Thursday, December 3rd
by Dan Hayward
UCC General Secretary Nora Sanders said today that the day and a half together at the Nanjing Union Theological Seminary is, in many ways, the centerpiece of our time in China. The first day of The United Church of Canada-China Christian Council/Three Self Patriotic Movement consultation saw a wide-ranging exchange of views among Canadian and Chinese faculty, students, ministry personnel and lay people on topics from the history of church union to community ministries and social services.
It is impossible to capture in a blog post the richness and variety of the information presented and the questions asked and answered. Here are only a few highlights of the day – and any such selection will be arbitrary.Seminary students and faculty listened intently as Aboriginal elder Ray Jones explained how, when The United Church of Canada was inaugurated in 1925, none of the 62 Aboriginal Methodist congregations were invited to be present at the creation of their new denomination.
Yan Xiyu of the Nanjing Theological Seminary, presenting on Chinese church history, noted that the Protestant church in China dates from 1807, when Robert Morrison of the London Missionary Society arrived in southern China. This means that The United Church of Canada and the Chinese Protestant church are about the same age, as Methodist and Presbyterian missionaries founded the UCC’s earliest congregations in Canada in the late eighteenth century. This provides a common basis for the two churches that may not have been previously apparent.
The presentation made by Chen Qirui, faculty of the East China Seminary in Shanghai on church and society in China included the statistic that at the end of 2011, 71 percent of the members of the church in Shanghai were women. If women are the majority of Chinese Christians, it is a great loss to the church if the value of women’s contributions is not recognized.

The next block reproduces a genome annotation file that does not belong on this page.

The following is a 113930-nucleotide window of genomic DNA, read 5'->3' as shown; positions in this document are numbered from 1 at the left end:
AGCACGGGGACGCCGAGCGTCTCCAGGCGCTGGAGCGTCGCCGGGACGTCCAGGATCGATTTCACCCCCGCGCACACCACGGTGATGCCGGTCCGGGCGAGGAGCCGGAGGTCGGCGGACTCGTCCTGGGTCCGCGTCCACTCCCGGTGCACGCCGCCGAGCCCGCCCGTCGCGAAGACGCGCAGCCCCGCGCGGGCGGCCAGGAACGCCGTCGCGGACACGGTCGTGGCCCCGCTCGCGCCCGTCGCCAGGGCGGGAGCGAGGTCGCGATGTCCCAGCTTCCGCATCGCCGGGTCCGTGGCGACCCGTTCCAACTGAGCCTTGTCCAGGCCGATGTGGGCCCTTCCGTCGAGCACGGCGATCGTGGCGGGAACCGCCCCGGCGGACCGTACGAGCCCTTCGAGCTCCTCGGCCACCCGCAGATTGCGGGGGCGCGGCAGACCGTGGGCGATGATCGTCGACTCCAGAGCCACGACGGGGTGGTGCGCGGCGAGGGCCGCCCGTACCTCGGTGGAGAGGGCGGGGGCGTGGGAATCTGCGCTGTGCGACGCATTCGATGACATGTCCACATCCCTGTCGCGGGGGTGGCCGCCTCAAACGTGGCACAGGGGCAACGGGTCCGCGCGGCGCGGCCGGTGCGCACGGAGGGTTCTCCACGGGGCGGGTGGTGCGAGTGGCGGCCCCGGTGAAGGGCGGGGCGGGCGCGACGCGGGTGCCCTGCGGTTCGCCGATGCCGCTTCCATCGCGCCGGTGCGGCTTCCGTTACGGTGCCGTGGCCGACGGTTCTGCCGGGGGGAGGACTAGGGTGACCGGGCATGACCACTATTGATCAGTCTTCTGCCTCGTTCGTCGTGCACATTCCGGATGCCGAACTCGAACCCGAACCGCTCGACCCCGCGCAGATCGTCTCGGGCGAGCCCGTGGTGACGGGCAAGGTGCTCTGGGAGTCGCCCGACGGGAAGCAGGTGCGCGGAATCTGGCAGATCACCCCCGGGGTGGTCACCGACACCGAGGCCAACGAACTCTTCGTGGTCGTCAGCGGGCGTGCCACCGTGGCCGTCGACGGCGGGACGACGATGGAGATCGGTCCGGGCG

Several conversations among Chinese and Canadian participants at the end of the afternoon examined the Chinese concept of Zhong Guo Hua – seeking a Chinese Christianity – which had been explored in Chen Yongtao’s presentation on Gospel and culture. Canadians wondered if this idea can inform the church outside China. Chen said that Zhong Guo Hua could be something new for ecumenical partners. More to think about!
The consultation continues tomorrow. As Nora Sanders said in her introductory remarks, in the United Church we like to talk about Christianity as a journey. As we are shaped by our life experiences, we are shaped by our traveling companions on that journey. We will continue to be shaped tomorrow and in the days to come, opening to new insights and possibilities.